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Fed raises interest rate 0.25 percentage point, but could be ready to pause

Interest rates highest since 2007
Federal Reserve pushes interest rates to highest point since 2007 02:26

The Federal Reserve raised its key interest rate another quarter of a percentage point on Wednesday in its ongoing bid to crush inflation, but indicated it could pause the increases to assess the impact of monetary tightening on the U.S. economy.

The Fed's rate-setting body said it would raise its benchmark rate to a range between 5% and 5.25%, the highest level since 2007. The increase is the 10th straight interest-rate hike since last March in what has been the most aggressive rate-hiking regime since the 1980s.

Higher interest rates act on inflation by making it more expensive for businesses and consumers to borrow money, slowing economic activity. Many economists have been calling on the Fed to pause its current rate-hiking regime to avoid pushing the economy into a recession and, more recently, raising pressure on the banking sector.

In its statement issued Wednesday, the Federal Open Markets Committee signaled this could be the last increase, deleting a reference to "future increases" that appeared in prior statements and noting that "Tighter credit conditions for households and businesses are likely to weigh on economic activity, hiring and inflation."

"The Fed is no longer flagging that further hikes should clearly be expected, but this falls short of a strong commitment to 'pause' on rate hikes," Brian Coulton, chief economist at Fitch, said in a note. "They are still talking about how they will determine the 'extent' of additional policy firming — not whether additional tightening is needed or not. The ongoing tightening of credit conditions is recognized, but they have still raised rates today and have left the window open for future hikes."

Fed Chair Jerome Powell emphasized the Fed remains committed to lowering inflation from the current annual rate of 5% to the bank's target of 2%, warning not to expect interest rate cuts anytime soon.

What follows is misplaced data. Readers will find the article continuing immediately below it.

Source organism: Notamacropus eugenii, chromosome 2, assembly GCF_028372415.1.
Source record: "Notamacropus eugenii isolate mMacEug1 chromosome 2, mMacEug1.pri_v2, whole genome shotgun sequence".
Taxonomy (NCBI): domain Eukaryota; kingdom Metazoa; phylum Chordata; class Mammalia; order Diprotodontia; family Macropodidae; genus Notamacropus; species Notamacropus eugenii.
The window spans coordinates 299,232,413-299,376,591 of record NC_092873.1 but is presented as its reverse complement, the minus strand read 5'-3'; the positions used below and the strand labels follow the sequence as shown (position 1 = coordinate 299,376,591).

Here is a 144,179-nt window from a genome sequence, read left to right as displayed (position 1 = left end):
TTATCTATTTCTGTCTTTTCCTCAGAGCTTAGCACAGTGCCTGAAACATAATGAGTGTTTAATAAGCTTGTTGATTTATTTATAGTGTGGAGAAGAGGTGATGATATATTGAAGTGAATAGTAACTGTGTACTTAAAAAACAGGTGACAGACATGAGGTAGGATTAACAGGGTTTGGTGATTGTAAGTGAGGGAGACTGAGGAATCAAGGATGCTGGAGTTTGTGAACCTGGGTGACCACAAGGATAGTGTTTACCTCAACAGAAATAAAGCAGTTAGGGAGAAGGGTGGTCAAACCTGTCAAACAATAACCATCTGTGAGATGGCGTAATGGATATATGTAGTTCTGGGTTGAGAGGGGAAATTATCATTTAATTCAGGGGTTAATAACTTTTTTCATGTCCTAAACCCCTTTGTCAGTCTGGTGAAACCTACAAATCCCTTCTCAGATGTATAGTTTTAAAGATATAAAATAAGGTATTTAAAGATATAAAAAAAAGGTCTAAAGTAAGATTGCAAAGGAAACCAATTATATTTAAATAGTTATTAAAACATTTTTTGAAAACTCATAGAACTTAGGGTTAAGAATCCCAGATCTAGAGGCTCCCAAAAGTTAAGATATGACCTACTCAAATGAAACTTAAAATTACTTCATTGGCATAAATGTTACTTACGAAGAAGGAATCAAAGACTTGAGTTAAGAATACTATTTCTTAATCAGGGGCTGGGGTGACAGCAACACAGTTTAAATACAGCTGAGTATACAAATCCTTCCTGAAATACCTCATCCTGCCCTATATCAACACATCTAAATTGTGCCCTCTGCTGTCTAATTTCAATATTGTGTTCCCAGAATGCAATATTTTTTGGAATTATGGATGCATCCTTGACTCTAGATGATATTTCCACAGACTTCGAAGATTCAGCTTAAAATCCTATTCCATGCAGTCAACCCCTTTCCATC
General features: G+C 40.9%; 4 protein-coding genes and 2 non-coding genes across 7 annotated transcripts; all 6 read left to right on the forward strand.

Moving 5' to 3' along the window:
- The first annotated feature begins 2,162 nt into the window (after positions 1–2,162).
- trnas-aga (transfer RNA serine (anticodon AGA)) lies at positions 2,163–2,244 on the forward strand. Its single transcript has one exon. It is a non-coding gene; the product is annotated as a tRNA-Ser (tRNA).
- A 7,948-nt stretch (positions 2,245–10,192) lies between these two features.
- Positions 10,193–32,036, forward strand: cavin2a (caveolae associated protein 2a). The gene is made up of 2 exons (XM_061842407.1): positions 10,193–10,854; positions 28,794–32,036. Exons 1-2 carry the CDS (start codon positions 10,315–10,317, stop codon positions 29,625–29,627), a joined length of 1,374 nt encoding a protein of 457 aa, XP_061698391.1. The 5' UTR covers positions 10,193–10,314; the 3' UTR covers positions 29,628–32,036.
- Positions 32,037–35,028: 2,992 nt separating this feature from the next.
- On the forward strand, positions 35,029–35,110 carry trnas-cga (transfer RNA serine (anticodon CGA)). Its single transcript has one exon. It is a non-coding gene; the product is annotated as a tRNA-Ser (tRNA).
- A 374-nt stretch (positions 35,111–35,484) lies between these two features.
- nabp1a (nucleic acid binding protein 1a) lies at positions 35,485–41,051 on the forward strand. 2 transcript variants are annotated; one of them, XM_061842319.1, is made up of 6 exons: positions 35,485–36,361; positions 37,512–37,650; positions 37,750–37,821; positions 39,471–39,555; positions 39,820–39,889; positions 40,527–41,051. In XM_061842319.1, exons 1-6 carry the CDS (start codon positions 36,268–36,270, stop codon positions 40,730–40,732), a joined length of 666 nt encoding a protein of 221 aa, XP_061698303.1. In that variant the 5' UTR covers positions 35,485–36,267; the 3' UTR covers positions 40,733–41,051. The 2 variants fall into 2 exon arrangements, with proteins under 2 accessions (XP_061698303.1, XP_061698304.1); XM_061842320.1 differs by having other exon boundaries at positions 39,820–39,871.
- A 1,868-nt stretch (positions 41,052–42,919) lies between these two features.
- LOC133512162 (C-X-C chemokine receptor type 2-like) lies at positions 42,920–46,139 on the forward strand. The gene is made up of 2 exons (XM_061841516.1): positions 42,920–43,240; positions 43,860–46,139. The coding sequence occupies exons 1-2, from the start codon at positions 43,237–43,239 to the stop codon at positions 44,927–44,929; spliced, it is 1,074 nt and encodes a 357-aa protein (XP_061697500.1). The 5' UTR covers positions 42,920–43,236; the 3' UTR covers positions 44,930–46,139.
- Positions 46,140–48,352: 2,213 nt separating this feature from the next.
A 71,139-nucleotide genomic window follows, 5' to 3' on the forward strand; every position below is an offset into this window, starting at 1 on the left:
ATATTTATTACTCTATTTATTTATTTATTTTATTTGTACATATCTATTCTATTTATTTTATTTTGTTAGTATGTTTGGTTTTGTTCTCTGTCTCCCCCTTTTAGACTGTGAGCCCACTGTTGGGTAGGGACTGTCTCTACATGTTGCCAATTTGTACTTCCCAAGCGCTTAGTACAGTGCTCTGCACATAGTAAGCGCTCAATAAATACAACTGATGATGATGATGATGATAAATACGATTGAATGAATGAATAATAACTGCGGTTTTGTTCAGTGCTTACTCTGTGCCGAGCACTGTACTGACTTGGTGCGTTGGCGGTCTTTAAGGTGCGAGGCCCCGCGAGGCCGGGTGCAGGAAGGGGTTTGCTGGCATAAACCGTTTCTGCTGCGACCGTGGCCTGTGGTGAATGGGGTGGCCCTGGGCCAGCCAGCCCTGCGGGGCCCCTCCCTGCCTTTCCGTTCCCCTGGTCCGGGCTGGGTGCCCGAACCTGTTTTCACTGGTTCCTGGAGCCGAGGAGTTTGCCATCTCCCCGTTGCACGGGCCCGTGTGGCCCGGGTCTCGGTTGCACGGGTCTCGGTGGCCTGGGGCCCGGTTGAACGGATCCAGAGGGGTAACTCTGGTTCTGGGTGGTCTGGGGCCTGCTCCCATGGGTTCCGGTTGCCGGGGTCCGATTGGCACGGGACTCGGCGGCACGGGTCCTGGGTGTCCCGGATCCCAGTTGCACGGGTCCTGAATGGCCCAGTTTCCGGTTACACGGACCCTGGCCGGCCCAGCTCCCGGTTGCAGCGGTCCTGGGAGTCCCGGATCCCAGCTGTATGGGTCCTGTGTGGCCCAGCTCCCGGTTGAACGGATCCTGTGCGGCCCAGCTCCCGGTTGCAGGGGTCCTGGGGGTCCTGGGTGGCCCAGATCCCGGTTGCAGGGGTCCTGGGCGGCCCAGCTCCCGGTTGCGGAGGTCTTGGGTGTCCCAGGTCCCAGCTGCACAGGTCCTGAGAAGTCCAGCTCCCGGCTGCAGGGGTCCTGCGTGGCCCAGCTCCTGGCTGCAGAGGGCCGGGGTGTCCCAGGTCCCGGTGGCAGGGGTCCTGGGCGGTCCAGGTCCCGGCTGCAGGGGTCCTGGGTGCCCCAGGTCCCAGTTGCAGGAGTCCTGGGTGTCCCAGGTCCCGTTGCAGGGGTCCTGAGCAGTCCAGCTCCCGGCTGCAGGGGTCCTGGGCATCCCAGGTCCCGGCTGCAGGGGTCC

"Inflation is going to come down not so quickly. It will take some time," he said. "And in that world, if that forecast is broadly right, it would not be appropriate to cut rates." 

Banking sector "sound and resilient"

The failure of First Republic Bank over the weekend and the acquisition of its assets by JPMorgan Chase sent tremors through the financial markets, marking the third bank failure since March and the second-largest in U.S. history. 

Fed Chair Jerome Powell sought to calm concerns about the financial sector in a news conference on Wednesday, telling reporters that conditions have improved since Silicon Valley Bank was seized by regulators on March 10 and that the banking industry "is sound and resilient."

Still, banks will likely be more hesitant to lend in wake of the turmoil, further slowing the economy and muting inflation pressures, he said. 

"The strains that emerged in the banking sector in March result in tighter conditions. These tighter credit conditions are likely to weigh on economic activity, hiring and inflation," Powell said. "In light of these uncertain headwinds, along with monetary policy restraint we put in place, our future policy actions will depend on how events unfold."

How First Republic compares to other bank failures 04:46

He brushed off a question about whether JPMorgan's purchase of First Republic poses a threat by making the nation's largest bank even bigger.

"I think it's probably good policy that we don't want the largest banks doing big acquisitions. That's the policy. But this is an exception for a failing bank, and I think it is a good outcome for the banking system," he said, adding that the law requires regulators to sell failing banks in a way that is least costly to the financial system.

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